Back in 2016, one case proved how dev­as­tat­ing the con­se­quences can be when an eye­brow-raise or gri­mace is taken global. A 29-year-old Play­boy model, Dani Mathers, took her re­ac­tion to a fel­low woman’s un­clothed body in an LA gym chang­ing room to the next level by cap­tur­ing a can­did photo and post­ing it on Snapchat. Her de­ci­sion to pub­lic-shame was at­tacked world­wide (oh, what a tan­gled web of judge­ment we weave), with many com­ing to the de­fence of her vic­tim – aged 70 at the time – who had be­lieved she was dress­ing in pri­vacy, and led to Dani be­ing landed with a judge­ment of her own in the form of a le­gal trial and com­mu­nity ser­vice or­der.

Man­age your mean girl

Catty com­ments and furtive eye rolls sig­nify your own dis­con­tent – and could ac­tively be mak­ing you more un­happy. A study pub­lished in the Jour­nal of Per­son­al­ity and So­cial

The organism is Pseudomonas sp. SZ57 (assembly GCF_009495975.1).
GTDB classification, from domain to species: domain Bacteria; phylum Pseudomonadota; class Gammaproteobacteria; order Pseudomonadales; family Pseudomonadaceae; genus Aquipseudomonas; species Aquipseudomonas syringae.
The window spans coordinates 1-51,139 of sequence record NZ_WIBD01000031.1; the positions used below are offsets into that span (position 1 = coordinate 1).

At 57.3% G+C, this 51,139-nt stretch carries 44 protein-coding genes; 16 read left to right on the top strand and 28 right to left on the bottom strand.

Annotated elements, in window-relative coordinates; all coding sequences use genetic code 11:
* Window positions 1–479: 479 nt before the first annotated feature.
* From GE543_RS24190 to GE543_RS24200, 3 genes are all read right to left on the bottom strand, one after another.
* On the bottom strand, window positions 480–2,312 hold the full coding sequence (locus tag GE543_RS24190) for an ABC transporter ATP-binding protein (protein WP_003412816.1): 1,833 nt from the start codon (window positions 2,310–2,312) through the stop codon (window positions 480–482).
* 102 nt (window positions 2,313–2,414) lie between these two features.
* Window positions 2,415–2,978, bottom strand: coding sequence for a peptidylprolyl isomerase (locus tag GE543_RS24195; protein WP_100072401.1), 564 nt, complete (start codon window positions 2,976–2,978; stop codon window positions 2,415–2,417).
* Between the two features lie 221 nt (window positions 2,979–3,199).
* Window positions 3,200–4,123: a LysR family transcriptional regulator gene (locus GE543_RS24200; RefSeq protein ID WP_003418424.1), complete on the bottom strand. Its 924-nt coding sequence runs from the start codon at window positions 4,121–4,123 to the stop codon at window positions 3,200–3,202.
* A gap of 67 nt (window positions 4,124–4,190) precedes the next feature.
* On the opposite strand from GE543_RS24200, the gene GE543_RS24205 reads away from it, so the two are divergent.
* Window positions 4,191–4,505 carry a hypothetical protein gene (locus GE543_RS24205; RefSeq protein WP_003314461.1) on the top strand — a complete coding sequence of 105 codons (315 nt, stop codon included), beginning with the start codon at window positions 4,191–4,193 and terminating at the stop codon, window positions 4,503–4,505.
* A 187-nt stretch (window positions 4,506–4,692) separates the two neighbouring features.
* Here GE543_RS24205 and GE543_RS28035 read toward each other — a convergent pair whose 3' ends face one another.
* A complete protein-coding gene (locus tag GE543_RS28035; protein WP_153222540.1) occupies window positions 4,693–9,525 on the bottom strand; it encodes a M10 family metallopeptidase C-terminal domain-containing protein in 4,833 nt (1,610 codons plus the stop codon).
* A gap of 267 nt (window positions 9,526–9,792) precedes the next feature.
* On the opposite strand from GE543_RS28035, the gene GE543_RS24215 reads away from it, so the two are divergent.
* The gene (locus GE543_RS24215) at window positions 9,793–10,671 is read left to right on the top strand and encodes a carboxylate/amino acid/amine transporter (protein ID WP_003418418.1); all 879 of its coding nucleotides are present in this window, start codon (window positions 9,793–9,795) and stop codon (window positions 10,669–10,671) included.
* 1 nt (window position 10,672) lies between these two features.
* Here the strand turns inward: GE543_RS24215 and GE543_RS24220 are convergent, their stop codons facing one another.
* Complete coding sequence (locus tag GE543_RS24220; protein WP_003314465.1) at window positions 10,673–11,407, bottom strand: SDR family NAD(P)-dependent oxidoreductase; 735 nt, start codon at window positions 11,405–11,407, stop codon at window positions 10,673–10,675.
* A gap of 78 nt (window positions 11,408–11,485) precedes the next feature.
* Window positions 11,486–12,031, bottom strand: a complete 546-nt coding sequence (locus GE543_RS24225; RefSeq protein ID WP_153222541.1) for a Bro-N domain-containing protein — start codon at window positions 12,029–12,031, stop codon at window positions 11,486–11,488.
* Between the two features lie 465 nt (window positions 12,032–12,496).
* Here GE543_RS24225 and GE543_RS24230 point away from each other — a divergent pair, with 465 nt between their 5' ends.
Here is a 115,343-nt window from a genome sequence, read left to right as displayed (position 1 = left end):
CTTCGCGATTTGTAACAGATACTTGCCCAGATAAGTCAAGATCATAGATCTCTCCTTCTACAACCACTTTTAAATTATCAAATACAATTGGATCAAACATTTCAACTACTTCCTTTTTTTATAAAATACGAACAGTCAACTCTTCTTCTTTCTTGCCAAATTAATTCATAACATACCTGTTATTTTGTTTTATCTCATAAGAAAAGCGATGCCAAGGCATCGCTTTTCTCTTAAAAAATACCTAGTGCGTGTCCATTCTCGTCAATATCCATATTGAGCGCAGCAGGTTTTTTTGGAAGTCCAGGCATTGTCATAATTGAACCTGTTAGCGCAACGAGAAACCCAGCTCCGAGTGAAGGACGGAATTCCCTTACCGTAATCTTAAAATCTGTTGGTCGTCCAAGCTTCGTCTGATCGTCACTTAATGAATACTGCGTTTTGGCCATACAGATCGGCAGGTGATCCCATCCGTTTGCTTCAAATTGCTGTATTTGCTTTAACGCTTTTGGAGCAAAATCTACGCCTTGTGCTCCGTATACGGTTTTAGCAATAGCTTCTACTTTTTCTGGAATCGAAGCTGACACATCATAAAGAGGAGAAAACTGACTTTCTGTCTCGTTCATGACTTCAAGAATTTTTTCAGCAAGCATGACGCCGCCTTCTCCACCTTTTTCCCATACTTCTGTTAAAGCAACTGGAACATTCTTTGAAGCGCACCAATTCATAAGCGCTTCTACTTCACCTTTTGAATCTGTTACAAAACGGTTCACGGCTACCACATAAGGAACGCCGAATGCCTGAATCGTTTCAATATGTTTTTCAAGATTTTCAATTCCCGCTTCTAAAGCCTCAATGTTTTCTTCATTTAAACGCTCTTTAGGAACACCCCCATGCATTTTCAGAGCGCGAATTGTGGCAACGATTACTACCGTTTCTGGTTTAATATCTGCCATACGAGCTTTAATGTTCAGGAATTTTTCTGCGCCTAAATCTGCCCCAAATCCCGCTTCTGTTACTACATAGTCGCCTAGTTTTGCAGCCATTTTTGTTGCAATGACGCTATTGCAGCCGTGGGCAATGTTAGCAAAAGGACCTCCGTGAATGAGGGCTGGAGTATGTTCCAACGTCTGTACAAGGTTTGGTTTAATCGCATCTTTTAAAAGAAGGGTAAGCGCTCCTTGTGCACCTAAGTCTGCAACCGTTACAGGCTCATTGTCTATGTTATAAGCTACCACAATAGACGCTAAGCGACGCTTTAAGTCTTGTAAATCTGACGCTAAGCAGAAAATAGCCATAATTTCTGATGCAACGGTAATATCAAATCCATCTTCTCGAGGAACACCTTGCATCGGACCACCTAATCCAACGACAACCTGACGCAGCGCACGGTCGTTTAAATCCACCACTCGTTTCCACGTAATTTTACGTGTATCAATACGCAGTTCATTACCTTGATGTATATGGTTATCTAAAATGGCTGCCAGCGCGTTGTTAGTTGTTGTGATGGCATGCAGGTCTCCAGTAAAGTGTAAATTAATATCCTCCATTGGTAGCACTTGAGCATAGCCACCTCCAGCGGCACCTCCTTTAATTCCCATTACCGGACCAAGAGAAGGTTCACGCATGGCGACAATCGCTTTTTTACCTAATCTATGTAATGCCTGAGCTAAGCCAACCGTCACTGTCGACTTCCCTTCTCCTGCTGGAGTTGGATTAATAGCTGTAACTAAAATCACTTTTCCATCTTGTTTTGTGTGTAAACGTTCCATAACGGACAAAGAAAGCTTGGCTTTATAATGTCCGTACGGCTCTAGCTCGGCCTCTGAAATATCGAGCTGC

Psy­chol­ogy asked par­tic­i­pants to rank each other based on pos­i­tive and neg­a­tive traits. The re­searchers found the more pos­i­tively some­one de­scribed another per­son, the more likely they were to be happy, kind-hearted and emo­tion­ally sta­ble them­selves. Those who judged harshly were more likely to be nar­cis­sis­tic, an­ti­so­cial and un­sta­ble.

Psy­chol­o­gist Per­petua Neo agrees that be­ing judge­men­tal is do­ing you no favours and its im­pe­tus is of­ten mis­placed. “Who you judge is all part of de­cid­ing how well you’re do­ing, or per­ceive your­self to be do­ing, com­pared with some­one else,” she says. “Putting oth­ers down is a form of val­i­da­tion; it makes you feel that your own be­lief sys­tem is cor­rect.” It’s a para­dox: you judge to feel bet­ter about your­self, but then it only makes you feel worse.

But just how much worse de­pends on what you’re judg­ing. “It comes down to so­cial com­par­i­son the­ory by Leon Festinger,” Neo adds. “Some­times you com­pare down­wards with some­one worse off to feel bet­ter about your­self.”